Study finds polyhalite is more environmentally friendly than other fertilizers
Published by Nicholas Woodroof,
The mine, managed by Israel Chemicals’ subsidiary ICL Fertilizers, is currently the world’s only producer of polyhalite (marketed as Polysulphate), which contains four plant nutrients – sulfur, potassium, magnesium and calcium. It is sold across five continents and production is planned to step up to a 1 million tpy by 2020.
The study, undertaken by waste and sustainability consultancy Filkin and Co, measured carbon footprint as an estimated value of various fertilizers’ global warming potential. In the case of polyhalite the study concluded it was just a twentieth of the level produced by ammonium nitrate fertilizer.
ICL Boulby Vice President Andrew Fulton said the study provided, “another demonstration of the benefits which our unique product can bring to farming worldwide—not only improving crop growth and yields but also helping to protect the planet.”
Fulton added: “There is increasing interest in knowing the carbon footprints of products in farming and in food supply chains. Retailers and consumers want to compare the ecological impact of foods. They want to look at every input and activity all the way through the production process from field to fork.
“A growing proportion of farmers and growers are interested in the carbon footprint of the inputs they use. Minimising carbon footprint from fossil fuel-generated energy is one of the criteria used by farming and food production accreditation standards to differentiate sustainable farming businesses from others and is essential for organic systems.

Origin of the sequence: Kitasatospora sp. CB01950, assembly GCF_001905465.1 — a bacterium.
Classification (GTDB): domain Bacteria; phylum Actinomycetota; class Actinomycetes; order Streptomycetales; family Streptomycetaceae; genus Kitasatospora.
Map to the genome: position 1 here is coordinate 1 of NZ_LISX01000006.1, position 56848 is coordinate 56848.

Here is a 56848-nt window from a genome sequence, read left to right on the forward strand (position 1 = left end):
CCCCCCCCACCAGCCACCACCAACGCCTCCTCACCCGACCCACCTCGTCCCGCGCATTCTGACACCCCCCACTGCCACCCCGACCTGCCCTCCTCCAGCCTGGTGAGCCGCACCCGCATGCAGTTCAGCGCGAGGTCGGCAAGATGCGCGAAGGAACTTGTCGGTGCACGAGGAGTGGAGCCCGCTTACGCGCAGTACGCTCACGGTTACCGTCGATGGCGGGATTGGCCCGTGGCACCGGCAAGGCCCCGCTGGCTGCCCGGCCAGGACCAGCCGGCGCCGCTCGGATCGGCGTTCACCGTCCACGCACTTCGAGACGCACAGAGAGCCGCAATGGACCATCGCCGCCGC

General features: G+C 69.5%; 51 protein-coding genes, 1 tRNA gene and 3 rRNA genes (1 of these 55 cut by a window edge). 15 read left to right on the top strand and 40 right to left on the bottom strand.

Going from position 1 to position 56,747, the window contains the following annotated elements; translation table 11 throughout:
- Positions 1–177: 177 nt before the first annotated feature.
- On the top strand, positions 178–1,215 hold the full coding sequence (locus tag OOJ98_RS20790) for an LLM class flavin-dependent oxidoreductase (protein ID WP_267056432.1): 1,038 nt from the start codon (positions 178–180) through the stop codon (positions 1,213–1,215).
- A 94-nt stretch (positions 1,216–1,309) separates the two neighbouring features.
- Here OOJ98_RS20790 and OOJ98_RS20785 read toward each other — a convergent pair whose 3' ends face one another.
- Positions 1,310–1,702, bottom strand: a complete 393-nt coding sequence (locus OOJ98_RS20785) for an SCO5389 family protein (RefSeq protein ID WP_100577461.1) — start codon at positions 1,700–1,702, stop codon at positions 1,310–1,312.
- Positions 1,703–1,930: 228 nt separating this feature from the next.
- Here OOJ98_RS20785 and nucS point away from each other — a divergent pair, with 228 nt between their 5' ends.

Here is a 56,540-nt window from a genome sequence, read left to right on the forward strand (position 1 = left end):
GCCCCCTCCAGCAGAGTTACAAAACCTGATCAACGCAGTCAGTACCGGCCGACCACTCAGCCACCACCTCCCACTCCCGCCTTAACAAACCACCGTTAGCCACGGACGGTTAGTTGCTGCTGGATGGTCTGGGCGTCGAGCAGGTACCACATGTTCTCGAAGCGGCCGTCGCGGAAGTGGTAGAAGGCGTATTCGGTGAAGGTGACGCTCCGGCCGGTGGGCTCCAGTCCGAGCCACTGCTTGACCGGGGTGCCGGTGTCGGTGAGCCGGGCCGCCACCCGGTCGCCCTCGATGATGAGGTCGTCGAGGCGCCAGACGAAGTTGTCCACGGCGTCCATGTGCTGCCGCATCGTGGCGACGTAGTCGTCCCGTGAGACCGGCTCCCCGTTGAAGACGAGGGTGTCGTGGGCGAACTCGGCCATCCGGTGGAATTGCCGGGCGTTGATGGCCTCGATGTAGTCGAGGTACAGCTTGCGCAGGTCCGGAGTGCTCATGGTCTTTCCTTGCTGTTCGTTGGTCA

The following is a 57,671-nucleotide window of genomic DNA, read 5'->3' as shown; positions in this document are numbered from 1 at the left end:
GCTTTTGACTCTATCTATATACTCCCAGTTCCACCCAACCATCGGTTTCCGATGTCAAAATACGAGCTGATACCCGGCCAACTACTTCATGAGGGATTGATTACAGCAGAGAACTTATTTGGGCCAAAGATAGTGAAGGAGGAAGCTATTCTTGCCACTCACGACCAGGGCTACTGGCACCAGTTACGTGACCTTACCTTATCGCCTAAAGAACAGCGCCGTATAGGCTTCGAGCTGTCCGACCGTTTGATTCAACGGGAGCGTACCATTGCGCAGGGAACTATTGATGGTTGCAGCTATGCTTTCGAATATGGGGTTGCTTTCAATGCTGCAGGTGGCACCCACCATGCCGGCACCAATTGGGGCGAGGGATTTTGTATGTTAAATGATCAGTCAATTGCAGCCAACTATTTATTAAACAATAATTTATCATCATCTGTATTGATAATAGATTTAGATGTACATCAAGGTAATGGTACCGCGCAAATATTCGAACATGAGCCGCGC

“The Polysulphate we produce at Boulby has a low carbon footprint because it is a natural product. It is just mined, crushed and screened without any further energy-intensive chemical processes. There are no additional processes, such as flotation or crystallization, which are used to create other fertilizers, so energy and water use in Polysulphate production is far less. In addition, there are no by-products to deal with which also contributes to its small ecological footprint.
“For farmers and growers, especially those in organic production or accredited to an international standard of sustainability, the news that Polysulphate, when compared with other fertilizers, has the lowest carbon footprint is very welcome. It means that as well as giving precise, balanced and effective nutrition to crops, it is good for the future of planet earth.”
Read the article online at: https://www.worldfertilizer.com/environment/18022019/study-finds-polyhalite-is-more-environmentally-friendly-than-other-fertilizers/
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